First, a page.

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Rescuing the Eighteenth-Century Church of England from the Enormous Condescension of Posterity

by Emily Rutherford

I think I’ve found the biggest gap in the secondary literature of all time. As long ago as 1860, the Oxford priest and historian Mark Pattison noticed that historians tended to overlook the Church of England in the eighteenth century. English Reformation, Civil War, Restoration, Glorious Revolution? Fine. Victorian evangelicalism? Fine. Eighteenth-century Dissenters, such as Methodists, Baptists, and Quakers? Fine. Catholic emancipation at the turn of the nineteenth century, followed by the Oxford Movement? Fine. But the yawning chasm of scholarship on the eighteenth-century established church is so wide that even the stacks of excellent seminary libraries skip neatly from 1688 to about 1830, with just a handful of books in between.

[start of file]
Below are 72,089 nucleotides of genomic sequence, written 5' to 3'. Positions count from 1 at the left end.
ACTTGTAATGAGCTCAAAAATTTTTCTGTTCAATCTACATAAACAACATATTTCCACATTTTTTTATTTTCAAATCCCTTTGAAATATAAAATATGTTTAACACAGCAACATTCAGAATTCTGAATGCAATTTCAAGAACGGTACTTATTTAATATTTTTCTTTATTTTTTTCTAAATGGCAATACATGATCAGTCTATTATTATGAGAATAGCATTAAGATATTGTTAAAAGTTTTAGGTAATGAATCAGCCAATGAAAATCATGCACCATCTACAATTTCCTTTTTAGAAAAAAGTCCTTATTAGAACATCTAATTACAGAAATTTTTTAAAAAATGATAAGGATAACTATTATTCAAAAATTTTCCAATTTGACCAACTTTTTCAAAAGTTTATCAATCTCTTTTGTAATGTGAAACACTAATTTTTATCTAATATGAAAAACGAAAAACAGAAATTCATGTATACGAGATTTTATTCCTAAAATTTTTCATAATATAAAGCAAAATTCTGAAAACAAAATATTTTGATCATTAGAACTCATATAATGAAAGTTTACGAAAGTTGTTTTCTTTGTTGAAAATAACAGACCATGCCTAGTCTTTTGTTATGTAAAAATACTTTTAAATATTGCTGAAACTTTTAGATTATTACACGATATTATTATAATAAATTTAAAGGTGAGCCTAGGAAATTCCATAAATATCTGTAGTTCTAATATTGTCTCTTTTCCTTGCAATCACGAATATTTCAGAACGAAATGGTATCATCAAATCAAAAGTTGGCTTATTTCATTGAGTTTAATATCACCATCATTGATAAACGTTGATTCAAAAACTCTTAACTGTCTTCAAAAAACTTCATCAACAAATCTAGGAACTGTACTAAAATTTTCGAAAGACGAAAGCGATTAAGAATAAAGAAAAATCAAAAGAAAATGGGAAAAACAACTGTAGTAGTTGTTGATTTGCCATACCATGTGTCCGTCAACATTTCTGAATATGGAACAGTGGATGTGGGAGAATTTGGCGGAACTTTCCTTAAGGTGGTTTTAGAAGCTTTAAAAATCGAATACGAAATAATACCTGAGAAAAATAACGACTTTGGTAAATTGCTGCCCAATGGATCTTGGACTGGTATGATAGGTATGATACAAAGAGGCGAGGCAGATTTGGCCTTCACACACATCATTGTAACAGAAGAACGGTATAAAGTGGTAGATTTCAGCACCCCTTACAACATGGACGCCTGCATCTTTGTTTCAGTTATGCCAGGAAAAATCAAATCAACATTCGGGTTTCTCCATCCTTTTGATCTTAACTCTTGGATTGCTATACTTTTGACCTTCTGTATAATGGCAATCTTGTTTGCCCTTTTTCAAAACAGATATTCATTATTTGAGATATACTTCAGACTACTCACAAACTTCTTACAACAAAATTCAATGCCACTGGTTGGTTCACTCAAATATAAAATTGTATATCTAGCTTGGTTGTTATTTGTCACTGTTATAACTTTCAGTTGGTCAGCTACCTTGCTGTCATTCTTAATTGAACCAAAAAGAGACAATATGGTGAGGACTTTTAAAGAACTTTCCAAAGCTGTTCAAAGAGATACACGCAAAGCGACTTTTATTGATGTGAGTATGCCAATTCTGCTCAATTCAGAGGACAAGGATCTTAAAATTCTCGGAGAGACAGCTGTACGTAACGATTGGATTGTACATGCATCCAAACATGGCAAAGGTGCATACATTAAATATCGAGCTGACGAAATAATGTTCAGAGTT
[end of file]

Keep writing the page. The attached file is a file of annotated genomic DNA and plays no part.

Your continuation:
This is peculiar, given that other eras in the Church of England’s history have been extensively treated by confessional and secular historians alike. Why did it happen? I have a couple hypotheses. The first is that the eighteenth-century established church is not so sexy: as a church-published general history of Christianity in the British Isles puts it, “the main defining characteristic of the Church of England in the 18th century” was that the Church was a “via media,” defining itself in opposition to the two radical poles of Methodism and Deism. It stood for the establishment, for following the authorized forms of worship set out in the Book of Common Prayer and prescribed by law, and for a moderate-conservative form of politics that supported the monarchy, the state, and the social order. As such, the established church was neglected by a generation of social historians who focused on class conflict as constitutive of the early Industrial Revolution: EP Thompson famously portrayed the effects of Methodism on the formation of working-class consciousness as negative in The Making of the English Working Class, but he didn’t even bother with the established church. The established church, the literature suggested until quite recently, pertained to bishops, Oxford theologians, and Parliament, while Methodism was the ordinary people’s Christianity.